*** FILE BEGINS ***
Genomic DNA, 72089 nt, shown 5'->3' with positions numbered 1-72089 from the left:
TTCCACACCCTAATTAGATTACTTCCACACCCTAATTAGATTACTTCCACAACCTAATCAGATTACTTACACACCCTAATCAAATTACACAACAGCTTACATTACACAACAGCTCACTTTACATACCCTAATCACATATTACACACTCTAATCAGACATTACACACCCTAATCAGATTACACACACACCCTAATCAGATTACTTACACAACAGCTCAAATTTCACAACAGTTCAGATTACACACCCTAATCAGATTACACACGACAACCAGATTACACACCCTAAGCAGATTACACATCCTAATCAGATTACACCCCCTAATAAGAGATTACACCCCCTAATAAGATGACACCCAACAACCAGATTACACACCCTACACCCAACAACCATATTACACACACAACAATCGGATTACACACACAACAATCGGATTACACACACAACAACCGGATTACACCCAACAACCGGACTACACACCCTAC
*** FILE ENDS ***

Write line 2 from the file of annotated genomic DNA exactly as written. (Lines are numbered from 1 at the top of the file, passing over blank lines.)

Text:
TTCCACACCCTAATTAGATTACTTCCACACCCTAATTAGATTACTTCCACAACCTAATCAGATTACTTACACACCCTAATCAAATTACACAACAGCTTACATTACACAACAGCTCACTTTACATACCCTAATCACATATTACACACTCTAATCAGACATTACACACCCTAATCAGATTACACACACACCCTAATCAGATTACTTACACAACAGCTCAAATTTCACAACAGTTCAGATTACACACCCTAATCAGATTACACACGACAACCAGATTACACACCCTAAGCAGATTACACATCCTAATCAGATTACACCCCCTAATAAGAGATTACACCCCCTAATAAGATGACACCCAACAACCAGATTACACACCCTACACCCAACAACCATATTACACACACAACAATCGGATTACACACACAACAATCGGATTACACACACAACAACCGGATTACACCCAACAACCGGACTACACACCCTAC